Science has long known that having positive social connection is important to a happy and healthy life. But less is understood about how our brains support and encourage connecting with others.

While prior research has suggested oxytocin plays a role in nurturing and trusting others, thereby strengthening social bonds, many researchers also suspect that brain opioids are important to social connection. Opioids are naturally occurring brain chemicals—perhaps the most well-known being endorphins—that cause pleasurable sensations in the body and encourage us to enjoy whatever we are experiencing. It’s possible that opioids also cause the warm feelings we get in social encounters, thereby encouraging us to be more engaged with others.

But, according to a recent study, the role of opioids may be a little more complicated than that—and there are practical implications for how we treat drug addiction.

Opioids target social connection

Naltrexone, a medication that inhibits opioids Naltrexone, a medication that inhibits opioids
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Participants unaware of the study’s purpose took an opioid inhibitor called naltrexone for a four-day trial and a placebo for another four-day trial in randomized order, with a break in between to clean out their system.

Over the course of the experiment, the participants kept daily track of how socially connected they felt and how positive their moods were. On the fourth day of each trial, they completed a task in the lab, reading six very kind messages that loved ones had sent to the researchers in advance, unbeknownst to the participants—messages like “I am so grateful to have you in my life” and “Thank you for loving me at my worst.” Then participants reported how connected they felt toward the message writer, as well as how good it felt to read the messages.

Afterwards, the researchers compared how much social connection participants had in their everyday lives, as well as how much of a sense of connection they felt during the lab task. Results showed that participants felt more connection in both everyday activities and during the lab task when they were on placebo than when on naltrexone, suggesting that naltrexone was blocking opioids important to social closeness.

“We tested a long-standing theory—based on animal data—that suggests brain opioids contribute to feelings of connection. But no one had shown that relationship causally in humans,” says the study’s lead author, Tristen Inagaki.

She and her colleagues also found that taking naltrexone did not decrease positive emotion in everyday life, even though it affected the participants’ sense of connection to others. This suggests that opioids play a targeted role in social connection that is above and beyond just feeling good.

“All of this work is trying to get at what makes us feel connected to others and how we can help those who are feeling lonely or socially isolated.”
―Tristen Inagaki

“Opioids seem to affect our response to the most rewarding or most pleasurable stimuli in the environment,” says Inagaki. “For humans, being social or being around your loved ones is likely to be the most salient rewarding stimuli.”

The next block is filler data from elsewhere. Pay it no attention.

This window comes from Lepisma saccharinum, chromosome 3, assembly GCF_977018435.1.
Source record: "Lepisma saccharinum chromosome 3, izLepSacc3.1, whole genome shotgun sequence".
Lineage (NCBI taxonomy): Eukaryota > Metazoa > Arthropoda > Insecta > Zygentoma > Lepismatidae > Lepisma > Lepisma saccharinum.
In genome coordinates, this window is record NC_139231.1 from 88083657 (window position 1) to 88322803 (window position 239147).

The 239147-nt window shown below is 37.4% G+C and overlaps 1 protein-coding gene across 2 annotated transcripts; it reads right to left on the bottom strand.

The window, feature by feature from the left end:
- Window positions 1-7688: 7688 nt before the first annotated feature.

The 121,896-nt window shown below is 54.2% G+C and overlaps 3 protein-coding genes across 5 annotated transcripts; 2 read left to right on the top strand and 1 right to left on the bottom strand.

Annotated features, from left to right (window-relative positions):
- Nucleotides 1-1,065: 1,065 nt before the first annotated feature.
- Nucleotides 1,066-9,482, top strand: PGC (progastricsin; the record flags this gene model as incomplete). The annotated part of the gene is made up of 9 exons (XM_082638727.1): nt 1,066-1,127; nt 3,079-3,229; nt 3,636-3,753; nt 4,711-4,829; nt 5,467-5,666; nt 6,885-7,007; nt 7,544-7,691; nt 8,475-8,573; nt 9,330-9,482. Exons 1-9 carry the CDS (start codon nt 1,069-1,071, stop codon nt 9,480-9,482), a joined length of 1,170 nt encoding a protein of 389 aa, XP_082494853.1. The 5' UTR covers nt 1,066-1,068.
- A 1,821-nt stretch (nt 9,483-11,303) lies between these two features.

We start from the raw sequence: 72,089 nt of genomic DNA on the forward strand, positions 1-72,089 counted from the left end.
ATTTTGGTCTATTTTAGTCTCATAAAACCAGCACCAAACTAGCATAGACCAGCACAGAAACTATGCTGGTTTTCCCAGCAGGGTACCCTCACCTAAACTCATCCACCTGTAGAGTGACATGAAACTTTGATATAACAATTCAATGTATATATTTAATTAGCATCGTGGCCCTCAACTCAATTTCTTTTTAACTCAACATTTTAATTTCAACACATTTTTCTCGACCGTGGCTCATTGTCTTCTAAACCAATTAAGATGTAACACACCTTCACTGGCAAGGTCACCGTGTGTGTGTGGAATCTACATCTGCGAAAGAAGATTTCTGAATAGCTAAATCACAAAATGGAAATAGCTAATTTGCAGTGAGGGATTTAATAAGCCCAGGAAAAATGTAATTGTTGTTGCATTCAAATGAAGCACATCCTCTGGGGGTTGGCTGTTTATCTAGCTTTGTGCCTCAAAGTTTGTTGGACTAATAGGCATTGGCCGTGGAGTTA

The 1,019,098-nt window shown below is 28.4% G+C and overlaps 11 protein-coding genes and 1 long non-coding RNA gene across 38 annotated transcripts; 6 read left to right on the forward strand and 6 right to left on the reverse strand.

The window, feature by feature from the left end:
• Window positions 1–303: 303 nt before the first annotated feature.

Inagaki points to other research showing that opioids reduce the sense of connection people get from simply holding a warm object, but don’t affect ratings of pleasure. This lends further support to her own findings.

“The mechanisms for opioids must be smarter than we think,” she says.

The addiction connection

While much of the research on opioids and social connection is preliminary, Inagaki thinks her study warrants attention, given that opioid inhibitors like naltrexone are often used with patients to treat addictions. Though naltrexone may indeed inhibit the high people feel when taking illicit drugs—and thereby help them kick the habit—it may also shape their social relationships.

“Lots of research shows that people really need their social networks when they’re dealing with major stressors—addiction being a major stressor,” says Inagaki.  “So, if the drug prescribed to help someone overcome addiction is also reducing how connected they feel toward others or reducing the time they spend with other folks, that’s not a great outcome.”

At the very least, she says, clinicians should be aware of the potential downside of using naltrexone, so they can warn patients about social side effects and make sure patients are remaining socially integrated.

While Inagaki’s findings are intriguing in their own right, they may also be relevant to understanding the current opioid addiction. Research has shown that genetic differences in opioid receptors lead to increased risk of addiction, just as her research suggests blocking opioid receptors decreases social closeness. Doesn’t that suggest feelings of disconnection and addiction could be related?

Inagaki thinks so.

“One offshoot of the opioid theory is that those with low opioid tone show exaggerated responses to social stressors—like feeling lonely, feeling socially rejected,” she says. “So, the idea that negative social encounters could produce a risk factor for all kinds of mental health issues, including addiction, is being re-appreciated right now.”

While the jury is still out, Inagaki and her team will continue to research the role that opioids play. She is currently running a neuroimaging study to see how naltrexone impacts neural activity in response to social connection. She hopes that her research will help inform how we humans bond, with implications beyond addiction.

“All of this work is trying to get at what makes us feel connected to others and how we can help those who are feeling lonely or socially isolated,” she says. “My hope is that people who are struggling don’t have to turn to drugs.”

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